The poorest seven-game starts in United history:
1996: 1-6-0 (won MLS Cup)
2000: 1-5-1 (missed playoffs)
2002: 2-5-0 (missed playoffs)
2003: 0-3-4 (made playoffs)
2008: 2-5-0 (missed playoffs)
2010: 1-6-0 (missed playoffs)
2011: 2-4-1 (missed playoffs)
2013: 1-5-1 (???)
What are your thoughts, DeRo?
“I think there would be a lot of bleeps if I gave my thoughts.”
*United scored twice for the first time this season and just the second time in 17 games since late September. But typical of a group that can’t put a balanced performance together, the club also conceded three for the first time this season.
My match report with quotes, including DeRo’s, is available here.
*It was a rough day for center backs Dejan Jakovic and Brandon McDonald, but “those guys have been pretty good for us this year, so for me to sit here and cane them is not fair,” Ben Olsen said.
*Last year United was 12-1-4 at RFK Stadium. This year: 1-3-0.
*United hoarded possession at a 66.5 to 33.5 percent advantage. But when you’ve conceded two early goals at home, you’ve got to take the initiative.
*On a nice Sunday afternoon, United attracted 12,349 to East Capitol Street. Any predictions about the next home game on May 8 — which is a Wednesday?
Speaking of crowds, the Portland Thorns had a good one for their National Women’s Soccer League home debut at Jeld-Wen Field on Sunday with 16,479. It proves once again that almost anything associated with Portland soccer will draw a crowd (Timbers, Timbers reserves and now Thorns).
Of the nine MLS matches this weekend, only the Red Bulls (18,029) and Galaxy (25,908) drew bigger audiences. Like MLS’s Seattle Sounders, the Thorns are the outliers in their league. Nonetheless, 16,000-plus is a positive sign for the women’s league. Rochester will also fare well this year. Chicago and New Jersey face greater challenges, while Washington, Kansas City, Boston and Seattle will need to fill their small venues consistently.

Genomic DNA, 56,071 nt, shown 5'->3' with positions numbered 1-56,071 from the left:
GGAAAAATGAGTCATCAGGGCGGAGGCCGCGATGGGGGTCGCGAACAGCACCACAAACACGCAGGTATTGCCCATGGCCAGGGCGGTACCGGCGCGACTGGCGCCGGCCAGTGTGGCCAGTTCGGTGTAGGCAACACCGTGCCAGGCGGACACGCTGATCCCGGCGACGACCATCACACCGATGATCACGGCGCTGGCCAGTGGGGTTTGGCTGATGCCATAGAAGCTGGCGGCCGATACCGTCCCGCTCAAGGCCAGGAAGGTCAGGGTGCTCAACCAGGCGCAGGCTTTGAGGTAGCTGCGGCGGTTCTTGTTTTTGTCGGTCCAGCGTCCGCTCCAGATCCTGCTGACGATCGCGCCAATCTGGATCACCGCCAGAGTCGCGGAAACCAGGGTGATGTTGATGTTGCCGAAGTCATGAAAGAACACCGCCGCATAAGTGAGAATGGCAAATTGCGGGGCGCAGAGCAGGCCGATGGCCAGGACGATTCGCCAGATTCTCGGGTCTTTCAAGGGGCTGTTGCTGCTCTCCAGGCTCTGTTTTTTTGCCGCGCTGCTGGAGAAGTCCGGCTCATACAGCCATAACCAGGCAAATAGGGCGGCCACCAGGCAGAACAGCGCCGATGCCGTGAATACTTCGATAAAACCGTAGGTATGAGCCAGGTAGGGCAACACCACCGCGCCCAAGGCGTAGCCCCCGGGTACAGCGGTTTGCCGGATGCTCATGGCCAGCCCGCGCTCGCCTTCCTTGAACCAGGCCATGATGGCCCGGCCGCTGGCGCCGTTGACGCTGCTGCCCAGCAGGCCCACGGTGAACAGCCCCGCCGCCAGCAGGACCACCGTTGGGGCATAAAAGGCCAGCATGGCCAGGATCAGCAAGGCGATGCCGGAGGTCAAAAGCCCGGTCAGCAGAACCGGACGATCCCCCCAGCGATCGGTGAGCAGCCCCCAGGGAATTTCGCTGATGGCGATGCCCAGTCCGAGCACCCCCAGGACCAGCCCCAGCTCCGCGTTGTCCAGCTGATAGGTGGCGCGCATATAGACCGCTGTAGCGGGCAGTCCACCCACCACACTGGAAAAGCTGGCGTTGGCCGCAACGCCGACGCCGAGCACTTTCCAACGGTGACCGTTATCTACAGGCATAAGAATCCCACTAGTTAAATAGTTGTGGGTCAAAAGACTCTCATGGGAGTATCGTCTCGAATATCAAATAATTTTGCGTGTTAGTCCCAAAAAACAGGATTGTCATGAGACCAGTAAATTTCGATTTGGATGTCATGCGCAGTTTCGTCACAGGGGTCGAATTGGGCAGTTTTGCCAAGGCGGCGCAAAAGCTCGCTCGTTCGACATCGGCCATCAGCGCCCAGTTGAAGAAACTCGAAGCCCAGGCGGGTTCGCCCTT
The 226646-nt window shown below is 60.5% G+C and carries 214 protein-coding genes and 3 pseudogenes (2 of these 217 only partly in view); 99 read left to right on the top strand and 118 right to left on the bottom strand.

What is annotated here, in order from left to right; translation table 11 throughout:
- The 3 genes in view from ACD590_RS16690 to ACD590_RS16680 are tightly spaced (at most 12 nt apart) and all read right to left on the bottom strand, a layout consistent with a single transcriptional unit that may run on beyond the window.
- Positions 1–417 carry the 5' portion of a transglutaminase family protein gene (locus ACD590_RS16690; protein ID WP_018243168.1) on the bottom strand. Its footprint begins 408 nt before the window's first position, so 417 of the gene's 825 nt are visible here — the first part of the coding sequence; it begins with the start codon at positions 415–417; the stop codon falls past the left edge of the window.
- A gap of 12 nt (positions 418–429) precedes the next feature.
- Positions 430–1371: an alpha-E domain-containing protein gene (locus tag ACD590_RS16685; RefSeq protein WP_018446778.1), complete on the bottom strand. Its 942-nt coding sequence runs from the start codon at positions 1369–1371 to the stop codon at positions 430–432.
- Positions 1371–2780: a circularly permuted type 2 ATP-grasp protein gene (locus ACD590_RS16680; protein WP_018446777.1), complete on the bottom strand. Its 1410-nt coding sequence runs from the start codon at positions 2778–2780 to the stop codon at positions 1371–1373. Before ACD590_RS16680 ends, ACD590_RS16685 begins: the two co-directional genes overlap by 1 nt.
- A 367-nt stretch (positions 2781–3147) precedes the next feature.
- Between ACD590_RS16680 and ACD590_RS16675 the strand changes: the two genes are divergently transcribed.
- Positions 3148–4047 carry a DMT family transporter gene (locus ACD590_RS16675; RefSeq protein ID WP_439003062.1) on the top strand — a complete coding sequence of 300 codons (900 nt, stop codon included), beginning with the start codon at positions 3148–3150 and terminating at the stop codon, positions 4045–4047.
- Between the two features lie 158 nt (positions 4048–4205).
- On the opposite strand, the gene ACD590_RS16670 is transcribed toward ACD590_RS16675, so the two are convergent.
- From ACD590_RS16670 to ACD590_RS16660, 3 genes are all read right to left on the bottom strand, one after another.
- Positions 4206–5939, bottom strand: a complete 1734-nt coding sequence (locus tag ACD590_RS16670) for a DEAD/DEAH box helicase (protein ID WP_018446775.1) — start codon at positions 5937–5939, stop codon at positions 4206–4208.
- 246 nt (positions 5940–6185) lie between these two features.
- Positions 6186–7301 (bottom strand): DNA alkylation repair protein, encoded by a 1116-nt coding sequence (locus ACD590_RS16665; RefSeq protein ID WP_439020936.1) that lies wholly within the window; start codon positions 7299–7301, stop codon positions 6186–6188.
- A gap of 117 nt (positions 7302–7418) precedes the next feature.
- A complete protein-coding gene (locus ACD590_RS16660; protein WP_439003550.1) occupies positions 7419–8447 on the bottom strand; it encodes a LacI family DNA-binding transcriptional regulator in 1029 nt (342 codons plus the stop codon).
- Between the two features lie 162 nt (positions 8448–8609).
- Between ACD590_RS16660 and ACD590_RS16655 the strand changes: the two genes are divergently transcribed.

*Back to United. So what’s the next step?
“I don’t know,” Olsen said in response to the first question of his news conference. “Got any suggestions?”
In fairness, he did proceed to elaborate on several issues.
*Olsen reiterated what General Manager Dave Kasper told the Insider early in the week: United is seeking immediate midfield help to offset long-term injuries to Nick DeLeon, John Thorrington and Lewis Neal. However, even shorthanded, “I trust in that team,” Olsen said. “We have enough talent, even with six or seven guys out. You look at that team that played out there – we have four, five guys out, good players that might start for us and we still overall put up a pretty good performance. But the moments that count, three big moments in the game, they capitalized on it and that’s unacceptable.”
*Casey Townsend was preparing to enter late when Olsen decided to insert Robbie Russell instead. Trailing by a goal, why turn to a defender instead of a forward?
“Robbie is a big body, in particular for throwing balls in the box and corner kicks, and he has a way of getting his head on things, as does Casey. We hesitated because we saw [right back Chris] Korb cramping, so we changed it up there at the last minute. I know [Townsend] was very disappointed. I felt bad for him.”
*Olsen came to the defense of Pajoy, whose header three minutes after the break cut the margin to one and lifted him into the team scoring lead with two goals. “I thought Pajoy had a good game in a week where [the media] was not, maybe, on his side.”
*Ex-DCU midfielder Danny Cruz drew immense satisfaction from the victory: “If any cameras got a hold of my reaction at the whistle, you would’ve been able to tell it meant a lot to me.”
*United will go on the road to play the Columbus Crew (2-2-3) on Saturday night. DCU is winless in the past five visits to central Ohio. No standard TV is available in the Washington area.
Given United’s state, perhaps that is a good thing.